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Endocrine Abstracts (2020) 70 AEP281 | DOI: 10.1530/endoabs.70.AEP281

ECE2020 Audio ePoster Presentations Diabetes, Obesity, Metabolism and Nutrition (285 abstracts)

The MAFA gene mutation responsible for familial insulinomatosis and diabetes impairs insulin secretion and results in downregulation of critical cell cycle regulators

Donato Iacovazzo 1 , Chung Thong Lim 1 , Rosana Quezado 2 , Juliana Drummond 3 , Fernando Antonio de Sousa Barros 2 , Joyceline Cuenco 4 , Michael Brändle 5 , Emily Walker 6 , Min Guo 6 , David Collier 1 , Faraz Khan 7 , Jun Wang 7 , Tricia Tan 4 , Sian Ellard 8 , Roland Stein 6 & Marta Korbonits 1

1Queen Mary University of London, Centre for Endocrinology, London, United Kingdom; 2Hospital Universitário Walter Cantídio, Serviço de Endocrinologia e Diabetes, Fortaleza, Brazil; 3Universidade Federal de Minas Gerais, Laboratory of Endocrinology, Belo Horizonte, Brazil; 4Imperial College London, Section of Investigative Medicine, London, United Kingdom; 5Kantonsspital Street Gallen, Division of Endocrinology & Diabetes, Street Gallen, Switzerland; 6Vanderbilt University, Department of Molecular Physiology and Biophysics, Nashville, United States; 7Queen Mary University of London, Centre for Molecular Oncology, London, United Kingdom; 8University of Exeter Medical School, Institute of Biomedical and Clinical Science, Exeter, United Kingdom

The islet-enriched transcription factor MAFA regulates the expression of genes critical to beta cell function and insulin secretion. We previously described anovel MAFA mutation (c.191C > T, p.S64F) causing familial insulinomatosis and diabetes mellitus, with male carriers more often developing diabetes and females more prone to insulinomatosis. The exact molecular mechanisms underlying these phenotypes are unclear. In this study, we assessed glucose metabolism and beta cell function in MAFAmutationcarriers and studied the effects of the S64F mutation in a beta cell line. Six seemingly unaffected carriers (3M, 3F) underwent oral glucose tolerance (oGTT) and mixed meal tolerance (MMTT) tests. Glucose, insulin, C-peptide, active GLP-1, GIP and glucagon were measured and results were compared to age-, BMI- and gender-matched healthy controls. Insulin secretion, cell viability, apoptosis and the transcriptome profile were investigated in INS-1 cells stably transduced with wild-type (WT) and S64F human MAFA.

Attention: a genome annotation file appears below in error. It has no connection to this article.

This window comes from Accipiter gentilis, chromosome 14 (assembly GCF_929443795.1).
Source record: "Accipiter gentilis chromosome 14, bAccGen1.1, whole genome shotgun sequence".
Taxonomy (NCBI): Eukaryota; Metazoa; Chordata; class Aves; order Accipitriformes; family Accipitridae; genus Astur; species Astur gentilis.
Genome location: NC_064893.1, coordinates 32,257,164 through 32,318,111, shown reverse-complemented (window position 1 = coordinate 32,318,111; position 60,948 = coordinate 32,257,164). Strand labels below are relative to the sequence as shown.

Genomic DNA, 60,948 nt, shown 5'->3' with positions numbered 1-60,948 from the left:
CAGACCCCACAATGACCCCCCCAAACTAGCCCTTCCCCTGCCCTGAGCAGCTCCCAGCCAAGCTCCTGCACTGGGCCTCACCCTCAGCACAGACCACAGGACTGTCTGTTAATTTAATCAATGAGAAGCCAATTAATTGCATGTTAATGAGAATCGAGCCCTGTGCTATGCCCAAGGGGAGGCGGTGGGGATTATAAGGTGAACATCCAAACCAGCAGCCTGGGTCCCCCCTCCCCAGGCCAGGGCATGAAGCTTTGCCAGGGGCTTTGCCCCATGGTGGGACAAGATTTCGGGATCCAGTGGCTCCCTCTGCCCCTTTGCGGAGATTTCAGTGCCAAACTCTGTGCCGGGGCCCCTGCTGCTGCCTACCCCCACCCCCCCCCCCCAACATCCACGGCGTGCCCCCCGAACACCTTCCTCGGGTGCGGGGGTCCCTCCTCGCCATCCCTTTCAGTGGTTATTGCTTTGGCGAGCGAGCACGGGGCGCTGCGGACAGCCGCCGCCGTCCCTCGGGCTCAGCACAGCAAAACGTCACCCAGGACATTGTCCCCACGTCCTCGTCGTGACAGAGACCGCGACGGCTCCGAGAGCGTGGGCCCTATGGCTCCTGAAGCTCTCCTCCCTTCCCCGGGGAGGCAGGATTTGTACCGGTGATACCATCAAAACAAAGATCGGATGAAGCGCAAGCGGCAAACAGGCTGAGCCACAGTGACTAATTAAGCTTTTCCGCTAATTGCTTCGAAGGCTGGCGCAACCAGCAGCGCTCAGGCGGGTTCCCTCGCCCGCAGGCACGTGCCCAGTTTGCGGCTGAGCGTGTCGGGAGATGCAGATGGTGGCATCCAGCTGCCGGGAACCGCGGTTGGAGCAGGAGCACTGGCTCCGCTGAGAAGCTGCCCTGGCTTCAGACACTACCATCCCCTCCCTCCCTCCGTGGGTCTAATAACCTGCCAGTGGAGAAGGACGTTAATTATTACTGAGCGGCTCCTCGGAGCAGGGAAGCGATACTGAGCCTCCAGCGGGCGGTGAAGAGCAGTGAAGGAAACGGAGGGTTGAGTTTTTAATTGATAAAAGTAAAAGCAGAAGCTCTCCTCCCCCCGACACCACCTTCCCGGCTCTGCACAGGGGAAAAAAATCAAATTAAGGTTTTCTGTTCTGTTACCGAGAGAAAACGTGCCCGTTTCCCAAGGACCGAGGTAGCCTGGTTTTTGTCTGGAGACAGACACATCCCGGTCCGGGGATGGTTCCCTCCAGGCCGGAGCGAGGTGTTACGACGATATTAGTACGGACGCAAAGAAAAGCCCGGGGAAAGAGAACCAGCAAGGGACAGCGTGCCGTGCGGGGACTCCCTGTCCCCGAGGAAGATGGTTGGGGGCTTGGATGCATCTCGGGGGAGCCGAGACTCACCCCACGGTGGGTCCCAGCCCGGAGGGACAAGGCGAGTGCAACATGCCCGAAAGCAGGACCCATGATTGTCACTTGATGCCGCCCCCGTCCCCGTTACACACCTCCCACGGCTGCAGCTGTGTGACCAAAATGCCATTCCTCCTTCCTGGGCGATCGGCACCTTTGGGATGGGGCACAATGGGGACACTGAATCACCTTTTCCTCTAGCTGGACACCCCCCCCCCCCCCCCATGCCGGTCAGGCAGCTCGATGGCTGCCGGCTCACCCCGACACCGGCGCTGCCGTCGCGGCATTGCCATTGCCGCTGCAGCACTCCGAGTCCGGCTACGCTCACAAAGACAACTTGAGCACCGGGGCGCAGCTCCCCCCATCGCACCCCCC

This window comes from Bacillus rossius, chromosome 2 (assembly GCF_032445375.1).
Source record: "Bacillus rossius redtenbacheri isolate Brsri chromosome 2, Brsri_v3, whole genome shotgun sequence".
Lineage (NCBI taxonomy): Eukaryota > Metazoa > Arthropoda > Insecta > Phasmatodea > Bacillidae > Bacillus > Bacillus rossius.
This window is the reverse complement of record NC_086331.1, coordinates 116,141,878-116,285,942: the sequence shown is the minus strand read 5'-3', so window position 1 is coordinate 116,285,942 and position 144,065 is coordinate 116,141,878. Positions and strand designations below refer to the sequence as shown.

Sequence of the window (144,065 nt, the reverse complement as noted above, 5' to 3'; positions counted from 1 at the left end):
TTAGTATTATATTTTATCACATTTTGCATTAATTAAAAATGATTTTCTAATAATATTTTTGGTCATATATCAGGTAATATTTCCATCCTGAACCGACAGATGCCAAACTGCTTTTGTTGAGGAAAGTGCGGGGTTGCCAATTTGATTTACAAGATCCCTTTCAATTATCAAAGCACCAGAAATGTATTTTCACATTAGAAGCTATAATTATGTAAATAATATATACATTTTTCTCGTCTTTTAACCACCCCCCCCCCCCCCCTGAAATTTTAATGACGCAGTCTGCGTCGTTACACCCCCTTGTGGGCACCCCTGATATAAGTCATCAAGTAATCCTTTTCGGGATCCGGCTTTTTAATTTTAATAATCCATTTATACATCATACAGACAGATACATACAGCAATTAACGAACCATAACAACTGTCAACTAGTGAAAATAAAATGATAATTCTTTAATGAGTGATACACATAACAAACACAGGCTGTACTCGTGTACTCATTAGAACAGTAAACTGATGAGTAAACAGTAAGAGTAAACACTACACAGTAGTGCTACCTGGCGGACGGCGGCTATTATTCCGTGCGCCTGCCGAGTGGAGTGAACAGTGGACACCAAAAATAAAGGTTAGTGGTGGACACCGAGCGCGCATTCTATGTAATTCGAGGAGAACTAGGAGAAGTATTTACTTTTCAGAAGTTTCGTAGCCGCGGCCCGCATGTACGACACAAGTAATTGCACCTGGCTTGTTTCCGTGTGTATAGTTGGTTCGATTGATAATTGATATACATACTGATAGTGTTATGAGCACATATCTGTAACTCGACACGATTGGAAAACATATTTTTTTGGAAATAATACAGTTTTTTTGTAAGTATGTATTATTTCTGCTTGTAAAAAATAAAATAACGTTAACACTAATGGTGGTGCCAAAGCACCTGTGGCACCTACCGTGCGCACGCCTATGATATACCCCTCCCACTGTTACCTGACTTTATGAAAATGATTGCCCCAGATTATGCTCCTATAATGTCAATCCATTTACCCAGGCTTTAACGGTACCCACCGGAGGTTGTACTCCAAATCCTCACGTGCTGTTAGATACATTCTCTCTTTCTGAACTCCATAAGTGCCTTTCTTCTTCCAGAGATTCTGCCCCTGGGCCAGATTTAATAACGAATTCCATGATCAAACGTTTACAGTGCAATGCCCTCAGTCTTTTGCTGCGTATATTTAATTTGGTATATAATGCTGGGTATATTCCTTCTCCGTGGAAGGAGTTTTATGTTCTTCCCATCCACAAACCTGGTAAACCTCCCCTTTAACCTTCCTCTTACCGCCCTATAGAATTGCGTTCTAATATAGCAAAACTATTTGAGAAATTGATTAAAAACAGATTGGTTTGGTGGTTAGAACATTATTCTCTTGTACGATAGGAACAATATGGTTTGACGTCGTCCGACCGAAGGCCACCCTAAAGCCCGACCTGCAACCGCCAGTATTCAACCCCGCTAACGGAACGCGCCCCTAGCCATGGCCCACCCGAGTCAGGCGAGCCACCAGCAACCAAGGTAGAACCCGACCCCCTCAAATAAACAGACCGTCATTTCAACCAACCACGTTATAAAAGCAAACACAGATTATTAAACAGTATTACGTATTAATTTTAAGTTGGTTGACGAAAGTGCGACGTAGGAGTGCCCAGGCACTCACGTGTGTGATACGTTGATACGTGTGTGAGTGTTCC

The oGTT results were in keeping with diabetes or impaired glucose tolerance in five of the six carriers. During the oGTT and MMTT, glucose levels were increased in both male and female carriers compared to healthy controls, although males were more markedly hyperglycaemic. Insulin and C-peptide levels were reduced in male carriers while females showed higher insulin and C-peptide compared to controls. The insulinogenic index was reduced only in males, while females had higher HOMA-IR and lower Matsuda index suggesting insulin resistance. Active GLP-1 levels were significantly increased, while glucagon levels failed to suppress during the oGTT in MAFA mutation carriers.

In vitro, insulin secretion in response to glucose was significantly reduced in S64F-MAFA INS-1 compared to WT cells. S64F-MAFA cells were also more susceptible to apoptosis compared to WT. RNA-sequencing showed significant negative enrichment of genes involved with cell cycle regulation, cell division, DNA synthesis and repair in S64F cells. These include the transcription factor Foxm1, the centromere protein A-encoding Cenpa gene and several cyclins (Ccnd1, Ccnd2, Ccne1 and Ccna2) and cyclin-dependent kinases (Cdk1, Cdk14 and Cdk18). Among previously identified MAFA-regulated genes, Ins2, Glp1r and Kcnj11 were also downregulated in S64F-MAFA cells.

The S64F MAFA mutation leads to impaired insulin secretion and increased susceptibility of beta cells to apoptosis secondary to downregulation of genes involved in glucose-stimulated insulin secretion and cell cycle regulation. These findings likely underlie the hyperglycaemic phenotype and reduced insulin secretion observed in males. However, the mechanisms causing hyperinsulinism in female carriers remain to be elucidated.

Volume 70

22nd European Congress of Endocrinology

05 Sep 2020 - 09 Sep 2020

European Society of Endocrinology 

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